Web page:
(9:30 a.m.) -- In a brief press conference this morning, Celebrity President Dan Hanrahan and Dr. Mauricio Lynn, M.D., Medical Director of Trauma Resuscitation and Mass Casualty Intake Management at Jackson Memorial Hospital, addressed media regarding yesterday's tragic shore outing accident that claimed the lives of 12 passengers (and injured two others) sailing on Celebrity's Millennium in Arica, Chile.
Here are key points that haven't already been made in Cruise Critic's earlier stories on the tragic occurrence:
Hanrahan: "We're in the very early stages so responses will be brief, but we'll continue to provide you with updates. All of us at Celebrity Cruises are doing everything possible to assist guests and family members. We will share with you what we have been able to confirm at this point. Our primary focus remains with people touched in some way by this terrible event. I promise that I and all other managers of our team will remain personally involved."
Dr. Lynn provided an update on the condition of the two surviving passengers, who are still in a hospital in Arica. One guest was treated for a fractured leg; has stable vital signs; is awake, alert and speaking; and is being observed in ICU as a precaution. The second guest has a fractured hand and is also in ICU as a precaution. He will have more tests done to find out other possible injuries. Vital signs are stable. There is no word on the driver and tour guide, who also survived.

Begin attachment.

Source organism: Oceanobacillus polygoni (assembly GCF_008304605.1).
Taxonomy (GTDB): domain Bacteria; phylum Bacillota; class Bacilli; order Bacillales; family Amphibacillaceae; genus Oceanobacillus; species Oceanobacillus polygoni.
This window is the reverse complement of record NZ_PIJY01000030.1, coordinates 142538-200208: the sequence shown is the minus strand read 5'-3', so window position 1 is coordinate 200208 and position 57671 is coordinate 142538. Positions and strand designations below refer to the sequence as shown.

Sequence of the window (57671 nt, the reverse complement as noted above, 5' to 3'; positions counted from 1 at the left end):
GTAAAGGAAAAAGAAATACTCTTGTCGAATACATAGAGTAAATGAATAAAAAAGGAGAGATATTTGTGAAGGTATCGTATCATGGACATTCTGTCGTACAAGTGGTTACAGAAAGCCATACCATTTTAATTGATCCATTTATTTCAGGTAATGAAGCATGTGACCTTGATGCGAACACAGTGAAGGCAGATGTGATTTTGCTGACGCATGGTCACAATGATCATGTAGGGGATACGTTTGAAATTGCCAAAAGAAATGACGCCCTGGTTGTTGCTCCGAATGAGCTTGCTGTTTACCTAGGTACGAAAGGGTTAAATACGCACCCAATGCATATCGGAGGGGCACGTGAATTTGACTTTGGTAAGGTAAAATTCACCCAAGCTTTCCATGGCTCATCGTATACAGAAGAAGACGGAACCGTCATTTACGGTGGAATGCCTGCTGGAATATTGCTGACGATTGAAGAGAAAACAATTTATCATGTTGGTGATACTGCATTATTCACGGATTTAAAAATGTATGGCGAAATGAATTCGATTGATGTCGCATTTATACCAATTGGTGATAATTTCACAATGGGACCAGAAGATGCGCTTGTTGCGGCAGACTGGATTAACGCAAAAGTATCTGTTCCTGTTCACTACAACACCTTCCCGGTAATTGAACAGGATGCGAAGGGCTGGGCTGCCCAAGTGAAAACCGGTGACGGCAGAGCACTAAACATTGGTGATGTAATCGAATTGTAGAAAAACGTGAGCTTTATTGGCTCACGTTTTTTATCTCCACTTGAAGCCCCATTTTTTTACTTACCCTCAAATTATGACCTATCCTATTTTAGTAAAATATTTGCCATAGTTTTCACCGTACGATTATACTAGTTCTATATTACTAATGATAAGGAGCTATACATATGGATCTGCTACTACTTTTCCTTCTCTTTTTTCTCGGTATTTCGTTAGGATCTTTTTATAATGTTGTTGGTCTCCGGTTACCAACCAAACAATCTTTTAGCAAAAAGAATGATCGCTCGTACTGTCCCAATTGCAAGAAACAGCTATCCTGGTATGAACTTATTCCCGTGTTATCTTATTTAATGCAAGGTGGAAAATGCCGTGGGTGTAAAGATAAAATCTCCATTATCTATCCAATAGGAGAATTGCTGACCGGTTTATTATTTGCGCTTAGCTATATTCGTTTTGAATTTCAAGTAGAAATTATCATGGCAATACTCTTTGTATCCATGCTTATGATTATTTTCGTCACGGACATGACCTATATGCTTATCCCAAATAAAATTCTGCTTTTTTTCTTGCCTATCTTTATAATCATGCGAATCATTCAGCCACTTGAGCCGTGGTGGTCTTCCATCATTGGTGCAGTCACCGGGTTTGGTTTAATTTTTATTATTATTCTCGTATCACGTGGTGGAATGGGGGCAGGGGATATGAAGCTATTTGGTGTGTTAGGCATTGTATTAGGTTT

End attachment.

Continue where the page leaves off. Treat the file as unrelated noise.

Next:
The victims were part of a group of 60 travelers traveling under the auspices of Bnai Brith. "We're consulting with a rabbi on how to best support the family," Hanrahan said, noting that the ship has held several meetings for the group, offered folks not involved in the accident the opportunity to leave the cruise if desired, and held a memorial service to honor the dead. He would not reveal where they were from, but Cruise Critic's intrepid members already have identified them as hailing from New Jersey.
Celebrity Cruises has chartered an airplane to transport an executive team from Miami; the plane will be used, upon arrival, for any need that has arisen from the accident, including to transport the dead back home.
Travel arrangements are already made for family members who wish to go to Arica, and most are on their way.
Yesterday's accident occurred on the trip's first port of call.
The ship stayed in port overnight and has only just left Arica for its next call, slated to be Lima, Peru, on Friday. Says Hanrahan, "We're going to be into Lima late tomorrow morning at this point." The ship's return home will not be delayed returning to Ft. Lauderdale on April 2.
Onboard, ship staffers last night opened phone lines and Internet for folks who want to contact families at home.
In response to a media question about the safety of travel operators in ports of call, Hanrahan responded that "what we cannot do is to tell guests what to do on their own time ... we encourage them to take our shore excursions." Having said that, he did note that Celebrity vets those operators it uses for its ship-sponsored day trips. "We validate safety records, required to have proper insurance and licensing, carry health kits, required to carry oxygen in places like this up high in the mountains, a bench that helps disabled guests get on and off."
We'll keep you posted.
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Celebrity Holds Press Conference To Discuss Tragedy in Chile
March 23, 2006